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I'm looking for an understanding of how the metrics are structured within EIGRP, this includes the routing table, and also the topology table. I'm sure I'm not the only one that finds the concepts of EIGRP a tad tricky to grasp.

My small network has been created and I've enabled an AS of 1 on both connections for an EIGRP neighbouring relationship. This is the output from both the routing table and the topology table:

Router#sh ip ro ei
     192.168.1.0/30 is subnetted, 1 subnets
D    192.168.2.0/24 [90/30720] via 192.168.1.2, 00:09:13, FastEthernet0/0

I know that 90 is the administrative distance, but the metric of 30720 seems high going over fast ethernet to only one hop. Could any light be shed on why this is so high in comparison to OSPF for example? I understand that this is probably a simple case of apples and oranges being two separate routing protocols, but I'm interested to know how this is calculated.

Router#sh ip ei top
IP-EIGRP Topology Table for AS 1/ID(192.168.1.1)

Codes: P - Passive, A - Active, U - Update, Q - Query, R - Reply,
       r - Reply status

P 192.168.0.0/24, 1 successors, FD is 28160
         via Connected, FastEthernet0/1
P 192.168.1.0/30, 1 successors, FD is 28160
         via Connected, FastEthernet0/0
P 192.168.2.0/24, 1 successors, FD is 30720
         via 192.168.1.2 (30720/28160), FastEthernet0/0

As you can see from the above, the calculation is 30720/28160. The second part of this calculation also seems to be the feasible distance of 28160, with the first part being the metric of 30720 from the routing table.

Could someone please explain to me the purpose of this calculation? And will this figure change over time? Or is this now set in stone?

Thanks in advance.

  • Hi Luca. These two articles answer your questions exactly: EIGRP Metric and EIGRP Terminology. I'll summarize and and provide an answer to your questions specifically in this thread, but first, please post the output of show ip eigrp topology 192.169.2.0/24 -- that output will help when I answer your question. – Eddie May 8 '16 at 20:24
  • Thanks EddieRouter>sh ip ei top 192.168.2.0 IP-EIGRP (AS 1): Topology entry for 192.168.2.0/24 State is Passive, Query origin flag is 1, 1 Successor(s), FD is 30720 Routing Descriptor Blocks: 192.168.1.2 (FastEthernet0/0), from 192.168.1.2, Send flag is 0x0 Composite metric is (30720/28160), Route is Internal Vector metric: Minimum bandwidth is 100000 Kbit Total delay is 200 microseconds Reliability is 255/255 Load is 1/255 Minimum MTU is 1500 Hop count is 1 – BabyPython May 8 '16 at 21:33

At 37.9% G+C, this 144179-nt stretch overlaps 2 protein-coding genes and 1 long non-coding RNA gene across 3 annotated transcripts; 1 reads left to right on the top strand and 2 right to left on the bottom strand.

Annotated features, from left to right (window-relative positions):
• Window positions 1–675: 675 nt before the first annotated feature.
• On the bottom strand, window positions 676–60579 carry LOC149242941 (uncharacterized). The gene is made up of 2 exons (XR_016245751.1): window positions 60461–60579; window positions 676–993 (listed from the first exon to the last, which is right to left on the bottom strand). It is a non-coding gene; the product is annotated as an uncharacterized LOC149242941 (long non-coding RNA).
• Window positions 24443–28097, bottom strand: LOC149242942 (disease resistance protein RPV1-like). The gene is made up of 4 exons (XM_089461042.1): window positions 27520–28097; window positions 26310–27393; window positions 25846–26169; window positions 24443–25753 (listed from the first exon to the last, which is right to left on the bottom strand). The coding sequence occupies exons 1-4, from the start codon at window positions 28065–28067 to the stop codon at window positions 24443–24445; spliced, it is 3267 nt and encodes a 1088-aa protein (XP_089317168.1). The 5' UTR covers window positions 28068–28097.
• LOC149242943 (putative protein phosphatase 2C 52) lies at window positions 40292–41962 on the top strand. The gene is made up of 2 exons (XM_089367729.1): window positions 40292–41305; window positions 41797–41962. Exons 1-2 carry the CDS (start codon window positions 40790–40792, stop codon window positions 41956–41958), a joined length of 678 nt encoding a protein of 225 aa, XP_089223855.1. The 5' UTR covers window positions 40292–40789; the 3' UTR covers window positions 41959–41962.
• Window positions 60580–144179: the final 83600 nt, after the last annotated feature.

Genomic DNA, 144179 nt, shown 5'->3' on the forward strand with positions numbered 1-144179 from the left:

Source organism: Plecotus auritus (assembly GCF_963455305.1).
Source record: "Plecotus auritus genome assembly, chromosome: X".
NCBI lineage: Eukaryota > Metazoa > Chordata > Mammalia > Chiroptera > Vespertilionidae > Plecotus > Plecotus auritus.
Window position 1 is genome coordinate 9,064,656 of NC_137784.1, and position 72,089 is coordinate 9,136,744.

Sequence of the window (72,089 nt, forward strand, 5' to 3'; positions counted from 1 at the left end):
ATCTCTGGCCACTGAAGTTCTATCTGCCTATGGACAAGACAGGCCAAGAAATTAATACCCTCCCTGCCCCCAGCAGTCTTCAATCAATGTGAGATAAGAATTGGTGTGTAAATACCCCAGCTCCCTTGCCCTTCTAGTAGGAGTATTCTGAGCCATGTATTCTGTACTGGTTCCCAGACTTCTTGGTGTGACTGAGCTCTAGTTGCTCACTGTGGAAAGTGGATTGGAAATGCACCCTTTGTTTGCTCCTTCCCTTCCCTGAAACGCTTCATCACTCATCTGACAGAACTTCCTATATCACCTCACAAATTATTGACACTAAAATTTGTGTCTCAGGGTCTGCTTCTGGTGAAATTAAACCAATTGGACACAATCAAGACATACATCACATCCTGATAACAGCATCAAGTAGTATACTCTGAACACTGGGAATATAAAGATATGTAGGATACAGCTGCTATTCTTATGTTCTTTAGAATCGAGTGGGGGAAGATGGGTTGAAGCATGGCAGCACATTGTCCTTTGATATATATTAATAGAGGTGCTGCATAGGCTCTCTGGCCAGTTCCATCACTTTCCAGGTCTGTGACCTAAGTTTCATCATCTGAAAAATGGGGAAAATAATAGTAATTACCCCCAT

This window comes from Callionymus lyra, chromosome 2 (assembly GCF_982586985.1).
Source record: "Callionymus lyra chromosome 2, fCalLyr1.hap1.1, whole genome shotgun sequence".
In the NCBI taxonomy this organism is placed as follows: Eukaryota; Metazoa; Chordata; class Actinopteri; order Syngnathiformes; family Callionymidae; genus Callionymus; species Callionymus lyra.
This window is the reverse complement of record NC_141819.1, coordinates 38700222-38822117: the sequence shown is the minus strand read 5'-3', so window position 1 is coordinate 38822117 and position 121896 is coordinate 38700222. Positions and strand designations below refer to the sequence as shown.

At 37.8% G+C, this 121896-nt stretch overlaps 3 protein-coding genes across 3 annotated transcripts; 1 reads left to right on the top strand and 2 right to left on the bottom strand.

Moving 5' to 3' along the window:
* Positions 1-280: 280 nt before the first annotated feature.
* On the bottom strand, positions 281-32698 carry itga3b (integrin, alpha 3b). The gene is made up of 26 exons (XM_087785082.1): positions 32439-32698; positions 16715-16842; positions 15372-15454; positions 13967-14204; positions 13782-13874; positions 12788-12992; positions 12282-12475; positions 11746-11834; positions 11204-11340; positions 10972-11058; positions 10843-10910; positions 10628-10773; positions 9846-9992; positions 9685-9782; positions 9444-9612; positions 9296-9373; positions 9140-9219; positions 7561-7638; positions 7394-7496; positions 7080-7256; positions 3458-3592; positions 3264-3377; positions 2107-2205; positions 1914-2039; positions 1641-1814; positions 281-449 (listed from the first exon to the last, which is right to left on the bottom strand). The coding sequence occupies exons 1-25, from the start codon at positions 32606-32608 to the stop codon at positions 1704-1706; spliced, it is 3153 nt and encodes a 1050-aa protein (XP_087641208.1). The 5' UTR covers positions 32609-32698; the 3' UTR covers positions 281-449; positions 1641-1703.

• Yikes. Any chance you could edit that in to your original question and use markup?. And highlight exactly the questions you are looking answers for? – Eddie May 9 '16 at 4:52
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EIGRP Metric Formula

The EIGRP Metric is a combination of a measure of the entire path's cumulative delay, and the minimum bandwidth across the entire path. The delay value is value assigned to each 'hop' based upon that interface's speed.

The metric can also include factoring the interface's load and reliability, but this is often left disabled.

This is all controlled by what is known as "K values", each "k value" controls weather each of the following are considered in the EIGRP metric calculation.

     K1 = Bandwidth  
     K2 = Load       
     K3 = Delay      
K4 & K5 = Reliability

By default, the K1 and K3 values are set to 1, and the K2/K4/K5 values are set to 0. These values can then be plugged into the full (rather complicated) EIGRP composite metric calculation:

256 * { K1*BW + [(K2*BW)/(256-load)] + (K3*delay) } * { K5/(reliability+K4) }